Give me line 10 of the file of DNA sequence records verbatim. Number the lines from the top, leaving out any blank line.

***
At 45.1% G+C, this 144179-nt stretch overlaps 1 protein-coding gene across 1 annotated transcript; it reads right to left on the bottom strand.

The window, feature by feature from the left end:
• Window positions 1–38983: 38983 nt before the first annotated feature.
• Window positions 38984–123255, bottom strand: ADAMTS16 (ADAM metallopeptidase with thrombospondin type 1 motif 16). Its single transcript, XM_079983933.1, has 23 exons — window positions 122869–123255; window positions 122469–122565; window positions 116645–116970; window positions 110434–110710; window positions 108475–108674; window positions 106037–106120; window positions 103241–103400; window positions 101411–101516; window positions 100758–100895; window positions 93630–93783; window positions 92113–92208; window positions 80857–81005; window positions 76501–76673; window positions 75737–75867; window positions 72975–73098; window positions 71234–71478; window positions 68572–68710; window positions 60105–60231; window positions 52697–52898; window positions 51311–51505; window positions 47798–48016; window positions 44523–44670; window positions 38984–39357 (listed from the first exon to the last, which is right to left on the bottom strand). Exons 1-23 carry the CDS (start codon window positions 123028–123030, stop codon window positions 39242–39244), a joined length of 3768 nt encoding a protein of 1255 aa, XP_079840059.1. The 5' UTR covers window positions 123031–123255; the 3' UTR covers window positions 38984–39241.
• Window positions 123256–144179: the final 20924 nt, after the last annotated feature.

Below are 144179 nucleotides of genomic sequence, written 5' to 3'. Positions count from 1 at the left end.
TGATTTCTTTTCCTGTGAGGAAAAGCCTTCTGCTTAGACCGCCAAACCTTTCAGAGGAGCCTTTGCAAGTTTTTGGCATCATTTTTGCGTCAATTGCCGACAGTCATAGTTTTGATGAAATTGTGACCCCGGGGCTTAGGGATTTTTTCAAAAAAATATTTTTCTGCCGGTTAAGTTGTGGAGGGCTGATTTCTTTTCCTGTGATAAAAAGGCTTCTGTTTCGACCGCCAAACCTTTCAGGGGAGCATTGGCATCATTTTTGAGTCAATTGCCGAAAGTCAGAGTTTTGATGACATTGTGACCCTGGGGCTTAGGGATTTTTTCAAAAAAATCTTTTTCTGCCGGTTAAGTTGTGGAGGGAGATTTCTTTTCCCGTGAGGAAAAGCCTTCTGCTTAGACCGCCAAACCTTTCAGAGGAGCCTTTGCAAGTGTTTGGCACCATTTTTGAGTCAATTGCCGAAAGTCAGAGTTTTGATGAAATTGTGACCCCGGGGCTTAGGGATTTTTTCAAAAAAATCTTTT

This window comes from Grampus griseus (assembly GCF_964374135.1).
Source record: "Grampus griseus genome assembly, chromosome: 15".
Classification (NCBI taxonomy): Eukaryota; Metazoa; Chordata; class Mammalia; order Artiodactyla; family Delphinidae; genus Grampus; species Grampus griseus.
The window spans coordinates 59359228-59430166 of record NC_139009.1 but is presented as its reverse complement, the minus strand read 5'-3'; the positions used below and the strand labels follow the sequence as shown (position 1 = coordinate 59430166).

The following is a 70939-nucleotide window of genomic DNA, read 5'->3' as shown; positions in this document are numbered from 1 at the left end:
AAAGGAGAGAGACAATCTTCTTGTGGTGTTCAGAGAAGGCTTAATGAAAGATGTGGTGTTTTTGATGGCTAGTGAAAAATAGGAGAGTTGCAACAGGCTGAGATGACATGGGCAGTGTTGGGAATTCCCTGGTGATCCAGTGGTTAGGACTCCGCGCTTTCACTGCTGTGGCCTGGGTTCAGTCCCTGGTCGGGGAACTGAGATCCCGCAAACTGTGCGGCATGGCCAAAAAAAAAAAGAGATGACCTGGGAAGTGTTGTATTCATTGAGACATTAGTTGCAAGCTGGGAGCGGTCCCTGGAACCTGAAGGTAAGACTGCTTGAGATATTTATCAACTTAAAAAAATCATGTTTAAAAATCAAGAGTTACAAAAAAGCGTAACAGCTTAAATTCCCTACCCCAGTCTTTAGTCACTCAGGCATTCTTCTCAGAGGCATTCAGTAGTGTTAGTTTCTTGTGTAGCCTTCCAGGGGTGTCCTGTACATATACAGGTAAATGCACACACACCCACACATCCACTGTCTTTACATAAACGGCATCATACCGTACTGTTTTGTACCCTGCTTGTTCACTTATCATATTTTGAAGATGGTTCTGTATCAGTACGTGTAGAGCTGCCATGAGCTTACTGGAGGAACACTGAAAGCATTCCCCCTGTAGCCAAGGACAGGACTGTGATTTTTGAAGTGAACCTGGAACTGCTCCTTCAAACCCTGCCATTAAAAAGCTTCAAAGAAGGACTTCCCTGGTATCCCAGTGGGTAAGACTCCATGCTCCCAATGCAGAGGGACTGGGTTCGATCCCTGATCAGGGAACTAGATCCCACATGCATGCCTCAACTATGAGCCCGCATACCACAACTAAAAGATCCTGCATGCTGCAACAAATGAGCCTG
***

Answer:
Classification (NCBI taxonomy): Eukaryota; Metazoa; Chordata; class Mammalia; order Artiodactyla; family Delphinidae; genus Grampus; species Grampus griseus.